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Old April 18, 2013, 01:28 PM   #51
newfrontier45
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Join Date: February 23, 2012
Posts: 921
Quote:
Not trying to derail the thread, but even a powerful handgun has relatively low energy when compared to a shotgun or a rifle. If you are trying to kill a bear, big bore handguns will do the job nicely. If you are trying to stop a charge, you need to kill the bear NOW and not in 30 seconds, because a sprinting bear will cover the 50 yds between you in a little over 2 seconds, and those 28 seconds when the bear is gnawing on your skull will be the longest 10 seconds of your life. So, while I understand the attraction of a large bore handgun, if I were in big bear country and they posed a credible threat, I would carry a rifle or shotgun for backup.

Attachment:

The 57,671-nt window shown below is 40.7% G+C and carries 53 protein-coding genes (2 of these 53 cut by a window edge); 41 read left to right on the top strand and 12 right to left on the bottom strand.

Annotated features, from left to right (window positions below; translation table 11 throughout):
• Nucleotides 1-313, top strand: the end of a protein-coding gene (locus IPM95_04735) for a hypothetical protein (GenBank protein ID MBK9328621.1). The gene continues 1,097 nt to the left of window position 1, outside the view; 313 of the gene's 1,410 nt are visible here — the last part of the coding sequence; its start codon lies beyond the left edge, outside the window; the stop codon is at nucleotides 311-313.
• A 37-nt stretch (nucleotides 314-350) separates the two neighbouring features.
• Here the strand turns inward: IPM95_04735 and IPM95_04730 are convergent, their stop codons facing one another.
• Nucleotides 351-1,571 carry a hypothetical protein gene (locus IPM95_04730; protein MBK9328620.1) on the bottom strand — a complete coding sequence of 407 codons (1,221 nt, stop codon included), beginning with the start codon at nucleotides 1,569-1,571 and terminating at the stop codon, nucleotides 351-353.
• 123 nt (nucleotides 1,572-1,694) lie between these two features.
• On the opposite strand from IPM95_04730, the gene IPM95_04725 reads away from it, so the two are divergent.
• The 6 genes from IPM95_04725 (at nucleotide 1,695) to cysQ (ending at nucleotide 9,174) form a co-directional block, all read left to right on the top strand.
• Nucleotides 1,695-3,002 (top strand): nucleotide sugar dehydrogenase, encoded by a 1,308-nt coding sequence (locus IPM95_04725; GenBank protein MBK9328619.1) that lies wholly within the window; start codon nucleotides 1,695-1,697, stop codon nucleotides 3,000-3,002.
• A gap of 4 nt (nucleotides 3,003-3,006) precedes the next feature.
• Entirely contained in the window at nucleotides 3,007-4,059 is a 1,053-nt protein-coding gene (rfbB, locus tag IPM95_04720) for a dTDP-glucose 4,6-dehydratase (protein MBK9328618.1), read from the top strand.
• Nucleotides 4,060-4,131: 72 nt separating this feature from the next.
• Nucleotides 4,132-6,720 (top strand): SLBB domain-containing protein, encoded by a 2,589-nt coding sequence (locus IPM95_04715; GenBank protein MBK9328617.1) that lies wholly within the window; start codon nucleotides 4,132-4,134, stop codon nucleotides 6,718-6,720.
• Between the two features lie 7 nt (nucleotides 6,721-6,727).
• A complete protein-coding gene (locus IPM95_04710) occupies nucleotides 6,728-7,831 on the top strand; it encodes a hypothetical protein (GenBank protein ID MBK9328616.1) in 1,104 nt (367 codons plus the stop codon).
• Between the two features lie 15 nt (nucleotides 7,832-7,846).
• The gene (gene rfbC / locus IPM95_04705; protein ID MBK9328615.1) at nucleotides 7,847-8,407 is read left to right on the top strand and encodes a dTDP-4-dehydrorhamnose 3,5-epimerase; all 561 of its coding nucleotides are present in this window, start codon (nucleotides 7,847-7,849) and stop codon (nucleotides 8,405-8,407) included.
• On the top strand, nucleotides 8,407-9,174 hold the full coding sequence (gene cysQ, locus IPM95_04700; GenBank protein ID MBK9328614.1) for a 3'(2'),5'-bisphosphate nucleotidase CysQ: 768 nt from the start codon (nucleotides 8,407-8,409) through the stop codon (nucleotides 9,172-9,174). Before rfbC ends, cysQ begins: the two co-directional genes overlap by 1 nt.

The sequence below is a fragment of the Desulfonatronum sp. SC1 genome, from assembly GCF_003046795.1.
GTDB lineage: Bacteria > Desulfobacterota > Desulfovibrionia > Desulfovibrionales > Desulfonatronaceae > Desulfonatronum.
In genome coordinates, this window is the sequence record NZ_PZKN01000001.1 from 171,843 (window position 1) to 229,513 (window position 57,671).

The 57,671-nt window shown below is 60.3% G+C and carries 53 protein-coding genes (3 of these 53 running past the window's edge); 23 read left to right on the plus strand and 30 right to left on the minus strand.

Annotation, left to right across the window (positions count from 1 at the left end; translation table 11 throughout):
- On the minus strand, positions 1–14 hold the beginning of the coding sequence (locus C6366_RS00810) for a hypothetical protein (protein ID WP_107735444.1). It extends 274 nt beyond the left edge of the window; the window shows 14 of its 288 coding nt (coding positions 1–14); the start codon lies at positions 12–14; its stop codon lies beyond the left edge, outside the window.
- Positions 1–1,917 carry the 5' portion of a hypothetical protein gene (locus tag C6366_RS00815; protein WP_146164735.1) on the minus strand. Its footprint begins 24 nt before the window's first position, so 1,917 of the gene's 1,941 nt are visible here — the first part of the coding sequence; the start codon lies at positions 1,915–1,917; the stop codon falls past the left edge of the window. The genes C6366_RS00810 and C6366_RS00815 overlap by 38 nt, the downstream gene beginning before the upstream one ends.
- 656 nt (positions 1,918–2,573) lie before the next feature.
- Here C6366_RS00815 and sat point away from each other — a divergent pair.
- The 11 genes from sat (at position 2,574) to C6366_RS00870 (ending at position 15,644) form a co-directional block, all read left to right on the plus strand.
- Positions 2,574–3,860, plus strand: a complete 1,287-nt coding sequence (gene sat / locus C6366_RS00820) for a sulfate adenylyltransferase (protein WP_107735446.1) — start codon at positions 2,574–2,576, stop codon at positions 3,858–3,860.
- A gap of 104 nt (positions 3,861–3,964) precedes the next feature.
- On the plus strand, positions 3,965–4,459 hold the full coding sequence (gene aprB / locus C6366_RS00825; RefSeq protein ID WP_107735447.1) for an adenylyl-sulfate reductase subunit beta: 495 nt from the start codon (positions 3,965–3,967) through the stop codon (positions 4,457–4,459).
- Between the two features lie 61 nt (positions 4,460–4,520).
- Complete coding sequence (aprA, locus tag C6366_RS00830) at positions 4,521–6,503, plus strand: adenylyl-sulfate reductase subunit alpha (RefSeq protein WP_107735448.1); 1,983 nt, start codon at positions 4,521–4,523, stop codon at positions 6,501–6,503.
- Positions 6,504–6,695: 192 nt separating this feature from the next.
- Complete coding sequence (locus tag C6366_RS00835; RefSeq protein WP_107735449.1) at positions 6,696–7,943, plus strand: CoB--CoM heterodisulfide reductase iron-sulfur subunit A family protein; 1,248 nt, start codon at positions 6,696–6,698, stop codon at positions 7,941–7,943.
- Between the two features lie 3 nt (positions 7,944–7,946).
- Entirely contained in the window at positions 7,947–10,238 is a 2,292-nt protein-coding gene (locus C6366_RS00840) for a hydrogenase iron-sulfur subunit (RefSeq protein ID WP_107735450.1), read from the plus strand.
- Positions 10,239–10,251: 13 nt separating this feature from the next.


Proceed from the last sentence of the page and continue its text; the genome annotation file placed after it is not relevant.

Energy is meaningless and far too dependent on velocity, the most rapidly diminishing factor. If a 250gr .45 at 900fps will pass completely through any deer that walks yet only produces a paltry 450ft-lbs of energy, then something should tell us that maybe energy is not the proper gauge of a cartridge/load's effectiveness. The only disadvantage of one of these heavy sixguns is that they are more difficult to hit with than a shoulder-fired arm. A heavy hardcast bullet with a sectional density of .250-.270 will break a shoulder on its way in and break a hip on its way out and anchor a charging bruin as quickly as any rifle.

Shotgun slugs have a pitiful sectional density but a heavy rifle is a superior stopper because it is quicker and easier to place an accurate shot. The problem arises when you're doing things that cannot be done with a rifle in your hands or slung on your shoulder. The heavy sixgun is with you ALWAYS and that is its biggest advantage.
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